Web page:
Kin to a Ghost

Scene: Driving into mom’s driveway with mom after picking her up at adult daycare.

Tom: Look at that big old house, mom! It’s called Cheswick, but I call it the “Helen House”!

Mom: The “Helen House”! Do I live there?

Tom: Yep.

Mom: Did I make it that charming?

Tom: Yep! You did it!

Mom: Well, in that case, I need to work on it some more, because it is charming!

Tom: Yes it is.

Mom: Who lives there, now?

Tom: We do, mom. You and me.

Mom: We do? That’s a mighty big house for just you and me. Who is in there, now?

Tom: Nobody, mom. We are out here.

Mom: Well, we need to get in there right now so it won’t be lonely.

Cheswick - 1796

Cheswick, the house mom lives in and has lived in since my dad and she bought, hauled 500 yards from its original location and restored in 1973, was built in 1796.

That’s means it was built only 20 years after we won our independence from the Brits!

Mom has lived in the Cheswick for 38 years.

The Franklin family, who my folks bought it from, lived in it for 90+ years. That only leaves eighty-some years unaccounted for, although I do know a Baptist minister ran a boarding school at Cheswick prior to the Civil War.

This is curious because my dad was a Baptist minister as well, and mom was a teacher before she married dad. What are the odds?!

My two daughters have always suspected this old house is haunted and with creaking floors and squeaky doors, it sure seems like the right place for ghosts to want to hang out. After all, Cheswick is 215 years old! You have to believe a gaggle of ghost would have found it to their liking by now. They just don’t make houses made for haunting like they used to.

If there are ghosts in Cheswick, they could be coming from any of the handful of families that have occupied it, but one thing is certain, after last night, I know one of them is coming direct from my family tree.

Although it was a quick encounter, I know who this ghost is. And, by all rights, I should know, After all, I was kin to her when she was living.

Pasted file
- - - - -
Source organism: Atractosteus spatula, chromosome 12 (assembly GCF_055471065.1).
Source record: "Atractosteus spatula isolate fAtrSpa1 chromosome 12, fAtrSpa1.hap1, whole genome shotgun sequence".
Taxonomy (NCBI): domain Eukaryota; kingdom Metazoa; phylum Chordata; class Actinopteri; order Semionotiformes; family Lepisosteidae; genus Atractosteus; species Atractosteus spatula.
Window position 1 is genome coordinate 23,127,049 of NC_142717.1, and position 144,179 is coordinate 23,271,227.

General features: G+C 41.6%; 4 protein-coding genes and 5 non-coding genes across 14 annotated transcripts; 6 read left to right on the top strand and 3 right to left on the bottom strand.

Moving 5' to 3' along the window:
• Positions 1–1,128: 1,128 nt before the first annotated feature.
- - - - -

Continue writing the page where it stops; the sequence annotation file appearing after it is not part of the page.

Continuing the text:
The ghost I am referring to was my younger sister, Nel!

Last night was not only a quick encounter, but my first with my sister the ghost, or any ghost for that matter.

Here’s what happened.

My mom sleeps in a four-poster bed my dad made for them about the time I entered the family as the first born.

I don’t think I was conceived on that bed, because I don’t believe my mom and dad ever did what it traditionally takes to make babies. I think my sister and I were “lowercase immaculate conceptions”.

I just can’t picture my mom and my dad, you know, doing what it takes to make babies. Period.

But, hey, that’s not what this story is about. That’s what therapy is made for.

Anyway, when my mom crawls into that four-poster around 7 to 8 pm, she gets lost somewhere close to the center of its great big mattress, tucked away under a sheet, a blanket or two and a hefty bedspread. It could be the middle of summer or winter and it’s always the same.

She is one tiny bug in a big rug, that’s for sure.

Every night, she keeps the two table lamps located on either side of the bed on all night, but dimmed down real low.

She doesn’t really need the lights, because once she has settled in, she has settled in and most times sleeps all night without even once getting up to go to the bathroom.

Her bathroom ritual occurs just before she crawls into her bed and just after she wakes up around 8am the next morning. It’s like clockwork. I am with her all the way to make sure she doesn’t fall. I call her my little Weeble Wobble!

Four nights a week I sleep one room over from her so I can stay close in case she needs me or to calm her after an occasional bad dream.

Even though the two rooms have a door between them, I keep it open.

I also keep the receiving end of a baby monitor close at hand with the transmitting end right next to mom’s bed on the bedside table

The room I’m in was my sister, Nel’s. She slept in it, right next to mom and dad from the day they moved in until her death just this past March after a long, hard fought battle with Alzheimer’s.

Last night, the ghost, that I will call Nel until proven otherwise, brightened and dimmed, brightened and dimmed, brightened and dimmed the table lamps in mom’s room that I had dimmed after helping mom get to bed earlier last evening.